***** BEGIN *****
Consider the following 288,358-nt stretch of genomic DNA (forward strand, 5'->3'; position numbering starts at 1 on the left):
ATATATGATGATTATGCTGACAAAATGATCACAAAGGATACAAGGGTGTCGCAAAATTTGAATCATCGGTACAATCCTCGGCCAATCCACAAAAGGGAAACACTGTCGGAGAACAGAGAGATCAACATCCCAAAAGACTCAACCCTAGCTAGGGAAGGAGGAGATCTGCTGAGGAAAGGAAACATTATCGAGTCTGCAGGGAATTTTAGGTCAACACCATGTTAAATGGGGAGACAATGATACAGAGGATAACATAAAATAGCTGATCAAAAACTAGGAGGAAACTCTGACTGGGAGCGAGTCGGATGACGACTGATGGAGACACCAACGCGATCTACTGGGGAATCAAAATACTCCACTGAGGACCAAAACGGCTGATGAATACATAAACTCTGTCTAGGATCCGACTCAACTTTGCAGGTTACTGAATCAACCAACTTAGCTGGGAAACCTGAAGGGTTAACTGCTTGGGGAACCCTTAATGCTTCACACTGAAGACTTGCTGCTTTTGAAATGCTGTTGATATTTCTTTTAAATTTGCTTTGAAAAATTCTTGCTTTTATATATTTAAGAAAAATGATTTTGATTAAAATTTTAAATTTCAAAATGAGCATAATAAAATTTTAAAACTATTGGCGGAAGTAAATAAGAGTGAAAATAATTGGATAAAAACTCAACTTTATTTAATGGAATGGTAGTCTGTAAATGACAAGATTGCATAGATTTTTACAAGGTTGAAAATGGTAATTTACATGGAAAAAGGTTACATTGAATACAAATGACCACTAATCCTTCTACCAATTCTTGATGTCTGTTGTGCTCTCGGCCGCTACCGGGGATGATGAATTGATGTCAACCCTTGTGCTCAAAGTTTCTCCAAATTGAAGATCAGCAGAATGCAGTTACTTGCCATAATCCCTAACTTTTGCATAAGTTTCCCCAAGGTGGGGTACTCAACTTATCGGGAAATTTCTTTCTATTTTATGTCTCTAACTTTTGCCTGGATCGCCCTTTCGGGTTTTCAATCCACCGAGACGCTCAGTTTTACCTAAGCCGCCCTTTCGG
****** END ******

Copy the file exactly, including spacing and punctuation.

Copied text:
Consider the following 288,358-nt stretch of genomic DNA (forward strand, 5'->3'; position numbering starts at 1 on the left):
ATATATGATGATTATGCTGACAAAATGATCACAAAGGATACAAGGGTGTCGCAAAATTTGAATCATCGGTACAATCCTCGGCCAATCCACAAAAGGGAAACACTGTCGGAGAACAGAGAGATCAACATCCCAAAAGACTCAACCCTAGCTAGGGAAGGAGGAGATCTGCTGAGGAAAGGAAACATTATCGAGTCTGCAGGGAATTTTAGGTCAACACCATGTTAAATGGGGAGACAATGATACAGAGGATAACATAAAATAGCTGATCAAAAACTAGGAGGAAACTCTGACTGGGAGCGAGTCGGATGACGACTGATGGAGACACCAACGCGATCTACTGGGGAATCAAAATACTCCACTGAGGACCAAAACGGCTGATGAATACATAAACTCTGTCTAGGATCCGACTCAACTTTGCAGGTTACTGAATCAACCAACTTAGCTGGGAAACCTGAAGGGTTAACTGCTTGGGGAACCCTTAATGCTTCACACTGAAGACTTGCTGCTTTTGAAATGCTGTTGATATTTCTTTTAAATTTGCTTTGAAAAATTCTTGCTTTTATATATTTAAGAAAAATGATTTTGATTAAAATTTTAAATTTCAAAATGAGCATAATAAAATTTTAAAACTATTGGCGGAAGTAAATAAGAGTGAAAATAATTGGATAAAAACTCAACTTTATTTAATGGAATGGTAGTCTGTAAATGACAAGATTGCATAGATTTTTACAAGGTTGAAAATGGTAATTTACATGGAAAAAGGTTACATTGAATACAAATGACCACTAATCCTTCTACCAATTCTTGATGTCTGTTGTGCTCTCGGCCGCTACCGGGGATGATGAATTGATGTCAACCCTTGTGCTCAAAGTTTCTCCAAATTGAAGATCAGCAGAATGCAGTTACTTGCCATAATCCCTAACTTTTGCATAAGTTTCCCCAAGGTGGGGTACTCAACTTATCGGGAAATTTCTTTCTATTTTATGTCTCTAACTTTTGCCTGGATCGCCCTTTCGGGTTTTCAATCCACCGAGACGCTCAGTTTTACCTAAGCCGCCCTTTCGG